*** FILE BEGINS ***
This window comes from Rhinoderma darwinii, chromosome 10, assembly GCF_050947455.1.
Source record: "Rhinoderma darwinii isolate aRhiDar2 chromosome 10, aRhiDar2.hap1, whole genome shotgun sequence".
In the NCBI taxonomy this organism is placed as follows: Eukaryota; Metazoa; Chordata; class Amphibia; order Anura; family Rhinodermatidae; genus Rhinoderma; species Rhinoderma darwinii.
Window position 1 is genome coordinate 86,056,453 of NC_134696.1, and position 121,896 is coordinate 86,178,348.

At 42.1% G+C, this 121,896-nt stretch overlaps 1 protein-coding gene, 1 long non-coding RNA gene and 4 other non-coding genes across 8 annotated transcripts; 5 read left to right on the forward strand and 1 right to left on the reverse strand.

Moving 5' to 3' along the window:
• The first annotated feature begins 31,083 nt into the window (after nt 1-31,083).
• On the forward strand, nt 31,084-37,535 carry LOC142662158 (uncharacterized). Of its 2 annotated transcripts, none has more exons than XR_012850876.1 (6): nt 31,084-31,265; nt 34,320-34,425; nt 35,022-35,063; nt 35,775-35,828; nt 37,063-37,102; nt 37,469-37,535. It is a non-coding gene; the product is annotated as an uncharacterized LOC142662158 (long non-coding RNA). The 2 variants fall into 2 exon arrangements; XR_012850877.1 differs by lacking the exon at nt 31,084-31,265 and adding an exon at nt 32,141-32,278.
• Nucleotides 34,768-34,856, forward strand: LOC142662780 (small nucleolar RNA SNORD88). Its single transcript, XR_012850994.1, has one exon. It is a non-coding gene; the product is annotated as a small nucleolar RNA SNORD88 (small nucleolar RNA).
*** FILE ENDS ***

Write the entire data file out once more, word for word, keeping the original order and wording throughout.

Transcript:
This window comes from Rhinoderma darwinii, chromosome 10, assembly GCF_050947455.1.
Source record: "Rhinoderma darwinii isolate aRhiDar2 chromosome 10, aRhiDar2.hap1, whole genome shotgun sequence".
In the NCBI taxonomy this organism is placed as follows: Eukaryota; Metazoa; Chordata; class Amphibia; order Anura; family Rhinodermatidae; genus Rhinoderma; species Rhinoderma darwinii.
Window position 1 is genome coordinate 86,056,453 of NC_134696.1, and position 121,896 is coordinate 86,178,348.

At 42.1% G+C, this 121,896-nt stretch overlaps 1 protein-coding gene, 1 long non-coding RNA gene and 4 other non-coding genes across 8 annotated transcripts; 5 read left to right on the forward strand and 1 right to left on the reverse strand.

Moving 5' to 3' along the window:
• The first annotated feature begins 31,083 nt into the window (after nt 1-31,083).
• On the forward strand, nt 31,084-37,535 carry LOC142662158 (uncharacterized). Of its 2 annotated transcripts, none has more exons than XR_012850876.1 (6): nt 31,084-31,265; nt 34,320-34,425; nt 35,022-35,063; nt 35,775-35,828; nt 37,063-37,102; nt 37,469-37,535. It is a non-coding gene; the product is annotated as an uncharacterized LOC142662158 (long non-coding RNA). The 2 variants fall into 2 exon arrangements; XR_012850877.1 differs by lacking the exon at nt 31,084-31,265 and adding an exon at nt 32,141-32,278.
• Nucleotides 34,768-34,856, forward strand: LOC142662780 (small nucleolar RNA SNORD88). Its single transcript, XR_012850994.1, has one exon. It is a non-coding gene; the product is annotated as a small nucleolar RNA SNORD88 (small nucleolar RNA).